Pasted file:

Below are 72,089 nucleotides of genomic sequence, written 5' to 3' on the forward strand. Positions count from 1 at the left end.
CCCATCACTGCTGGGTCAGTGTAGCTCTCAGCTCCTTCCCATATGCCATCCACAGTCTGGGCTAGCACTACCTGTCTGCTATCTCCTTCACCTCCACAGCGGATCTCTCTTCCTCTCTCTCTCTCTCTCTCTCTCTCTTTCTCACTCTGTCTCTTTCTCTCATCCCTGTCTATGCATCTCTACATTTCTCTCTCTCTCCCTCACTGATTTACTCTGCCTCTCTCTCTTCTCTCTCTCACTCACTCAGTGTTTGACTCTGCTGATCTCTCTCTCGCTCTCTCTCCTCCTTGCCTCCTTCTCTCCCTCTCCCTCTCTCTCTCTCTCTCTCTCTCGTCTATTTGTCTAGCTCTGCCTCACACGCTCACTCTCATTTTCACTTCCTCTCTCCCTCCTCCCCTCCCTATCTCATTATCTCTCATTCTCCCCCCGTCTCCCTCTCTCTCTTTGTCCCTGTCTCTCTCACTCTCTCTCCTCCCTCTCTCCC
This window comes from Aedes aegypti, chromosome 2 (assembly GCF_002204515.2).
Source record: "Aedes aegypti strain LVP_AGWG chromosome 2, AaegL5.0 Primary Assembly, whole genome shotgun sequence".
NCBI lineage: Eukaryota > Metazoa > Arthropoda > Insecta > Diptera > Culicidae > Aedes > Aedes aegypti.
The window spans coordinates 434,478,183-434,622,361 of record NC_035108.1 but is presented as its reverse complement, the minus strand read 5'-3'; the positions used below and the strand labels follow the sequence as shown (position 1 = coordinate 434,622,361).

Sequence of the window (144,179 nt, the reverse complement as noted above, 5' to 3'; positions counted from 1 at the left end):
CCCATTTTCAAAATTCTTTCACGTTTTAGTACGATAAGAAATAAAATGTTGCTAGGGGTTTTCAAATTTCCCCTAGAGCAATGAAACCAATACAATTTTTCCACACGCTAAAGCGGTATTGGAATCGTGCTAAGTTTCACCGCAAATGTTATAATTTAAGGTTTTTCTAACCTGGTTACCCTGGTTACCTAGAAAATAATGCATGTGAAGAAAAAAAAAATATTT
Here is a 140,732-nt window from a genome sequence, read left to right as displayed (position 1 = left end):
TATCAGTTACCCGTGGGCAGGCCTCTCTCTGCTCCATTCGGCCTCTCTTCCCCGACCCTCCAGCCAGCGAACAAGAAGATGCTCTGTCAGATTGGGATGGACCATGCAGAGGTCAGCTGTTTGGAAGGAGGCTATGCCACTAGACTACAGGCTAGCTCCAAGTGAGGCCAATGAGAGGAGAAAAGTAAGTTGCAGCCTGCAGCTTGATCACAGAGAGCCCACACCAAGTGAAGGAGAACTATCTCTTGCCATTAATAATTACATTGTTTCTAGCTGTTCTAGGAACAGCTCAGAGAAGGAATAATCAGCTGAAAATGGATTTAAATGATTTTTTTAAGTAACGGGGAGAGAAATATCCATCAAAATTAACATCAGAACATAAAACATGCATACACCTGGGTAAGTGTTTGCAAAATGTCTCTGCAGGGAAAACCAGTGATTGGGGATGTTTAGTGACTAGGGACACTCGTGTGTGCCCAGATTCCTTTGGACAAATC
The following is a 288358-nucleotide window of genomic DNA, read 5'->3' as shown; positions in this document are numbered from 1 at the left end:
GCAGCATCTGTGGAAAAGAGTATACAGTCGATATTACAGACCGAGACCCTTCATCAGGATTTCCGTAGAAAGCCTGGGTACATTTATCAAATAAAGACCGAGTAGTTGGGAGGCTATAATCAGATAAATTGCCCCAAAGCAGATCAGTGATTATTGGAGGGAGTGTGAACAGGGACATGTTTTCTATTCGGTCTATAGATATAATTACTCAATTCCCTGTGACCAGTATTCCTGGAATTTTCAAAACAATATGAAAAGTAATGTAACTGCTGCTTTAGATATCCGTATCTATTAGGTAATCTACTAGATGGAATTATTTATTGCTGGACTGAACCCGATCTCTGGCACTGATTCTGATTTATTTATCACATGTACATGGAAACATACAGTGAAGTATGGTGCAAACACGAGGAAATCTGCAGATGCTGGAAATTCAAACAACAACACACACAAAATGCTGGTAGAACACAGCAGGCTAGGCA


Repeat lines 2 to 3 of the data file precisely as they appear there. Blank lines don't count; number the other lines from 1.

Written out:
CCCATCACTGCTGGGTCAGTGTAGCTCTCAGCTCCTTCCCATATGCCATCCACAGTCTGGGCTAGCACTACCTGTCTGCTATCTCCTTCACCTCCACAGCGGATCTCTCTTCCTCTCTCTCTCTCTCTCTCTCTCTCTTTCTCACTCTGTCTCTTTCTCTCATCCCTGTCTATGCATCTCTACATTTCTCTCTCTCTCCCTCACTGATTTACTCTGCCTCTCTCTCTTCTCTCTCTCACTCACTCAGTGTTTGACTCTGCTGATCTCTCTCTCGCTCTCTCTCCTCCTTGCCTCCTTCTCTCCCTCTCCCTCTCTCTCTCTCTCTCTCTCTCGTCTATTTGTCTAGCTCTGCCTCACACGCTCACTCTCATTTTCACTTCCTCTCTCCCTCCTCCCCTCCCTATCTCATTATCTCTCATTCTCCCCCCGTCTCCCTCTCTCTCTTTGTCCCTGTCTCTCTCACTCTCTCTCCTCCCTCTCTCCC
This window comes from Aedes aegypti, chromosome 2 (assembly GCF_002204515.2).